Tell employees they will have to pay more for health care, then stand back and watch their blood boil.

That’s according to a Towers Perrin survey on health-care consumerism.

Employees consider health-care costs to be a problem, but they believe someone else should fix it, says the human-resources consulting firm (See related story: '03 Talks Amount to Bitter Pill for Big 3, UAW).

“Our poll reveals serious disconnects between employee and employer perceptions,” says Jim Foreman, Towers Perrin managing director-health and welfare.

The challenge for employers, Foreman adds, is “convincing their employees to change behavior around utilizing health care, while their workforces feel they already pay a fair share of health-care costs and view themselves as effective health-care consumers.”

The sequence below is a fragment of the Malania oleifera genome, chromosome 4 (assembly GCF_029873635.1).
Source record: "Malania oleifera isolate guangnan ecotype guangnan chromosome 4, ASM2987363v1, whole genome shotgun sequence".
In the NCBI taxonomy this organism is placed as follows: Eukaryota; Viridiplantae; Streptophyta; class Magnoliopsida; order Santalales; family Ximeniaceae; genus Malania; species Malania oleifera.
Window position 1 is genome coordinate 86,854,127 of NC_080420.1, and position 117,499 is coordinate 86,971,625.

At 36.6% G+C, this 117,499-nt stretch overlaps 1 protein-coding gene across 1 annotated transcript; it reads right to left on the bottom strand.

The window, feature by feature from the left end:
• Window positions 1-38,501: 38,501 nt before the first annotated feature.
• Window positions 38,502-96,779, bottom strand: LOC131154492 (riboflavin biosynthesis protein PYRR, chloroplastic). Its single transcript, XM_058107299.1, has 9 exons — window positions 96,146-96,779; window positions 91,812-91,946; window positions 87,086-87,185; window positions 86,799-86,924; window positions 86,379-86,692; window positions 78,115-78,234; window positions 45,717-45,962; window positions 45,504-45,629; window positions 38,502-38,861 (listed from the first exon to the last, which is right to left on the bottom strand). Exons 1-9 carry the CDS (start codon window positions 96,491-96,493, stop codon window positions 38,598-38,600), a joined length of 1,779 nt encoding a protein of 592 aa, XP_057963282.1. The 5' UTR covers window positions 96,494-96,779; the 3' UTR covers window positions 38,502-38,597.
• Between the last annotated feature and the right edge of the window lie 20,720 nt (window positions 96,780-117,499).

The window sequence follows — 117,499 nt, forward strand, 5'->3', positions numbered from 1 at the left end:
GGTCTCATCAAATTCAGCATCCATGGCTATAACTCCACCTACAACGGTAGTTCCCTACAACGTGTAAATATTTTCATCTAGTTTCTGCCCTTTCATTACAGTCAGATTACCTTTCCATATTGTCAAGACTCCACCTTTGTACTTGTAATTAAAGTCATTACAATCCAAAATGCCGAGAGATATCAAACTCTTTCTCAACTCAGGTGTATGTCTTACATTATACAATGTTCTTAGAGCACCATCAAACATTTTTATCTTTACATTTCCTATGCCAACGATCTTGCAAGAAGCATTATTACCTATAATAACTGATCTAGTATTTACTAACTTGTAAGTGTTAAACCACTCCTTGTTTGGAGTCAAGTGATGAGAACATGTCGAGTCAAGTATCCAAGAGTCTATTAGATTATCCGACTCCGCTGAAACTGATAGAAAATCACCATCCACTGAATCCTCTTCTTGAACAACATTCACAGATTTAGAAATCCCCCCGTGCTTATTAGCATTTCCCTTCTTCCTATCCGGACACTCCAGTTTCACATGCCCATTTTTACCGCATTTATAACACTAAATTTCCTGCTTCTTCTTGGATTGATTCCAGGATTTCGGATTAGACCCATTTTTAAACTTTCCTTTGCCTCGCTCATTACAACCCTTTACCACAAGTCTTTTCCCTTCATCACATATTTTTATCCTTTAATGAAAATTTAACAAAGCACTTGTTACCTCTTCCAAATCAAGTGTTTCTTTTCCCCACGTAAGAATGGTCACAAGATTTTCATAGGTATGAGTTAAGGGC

The survey suggests 63% of employees agree rising health-care costs negatively impact employer profits, but less than half – 48% – believe employers are powerless to stop the bleeding.

Strongest opposition comes from workers who are 35 and younger. Just 28% of this group believe it’s fair of employers to increase health-care costs. Meanwhile, more than 50% of workers aged 35 and over believe increased contributions are worthwhile.

Through an effective communication strategy, employers can “provide employees with the tools they need to become better consumers,” says a United Auto Workers union statement.

“Health-care consumerism is a shared employer-employee responsibility,” Foreman says. “Employers provide employees with the tools they need to become better consumers. Employees, in turn, agree to share in the costs and make informed decisions about lifestyle and health-care choices.”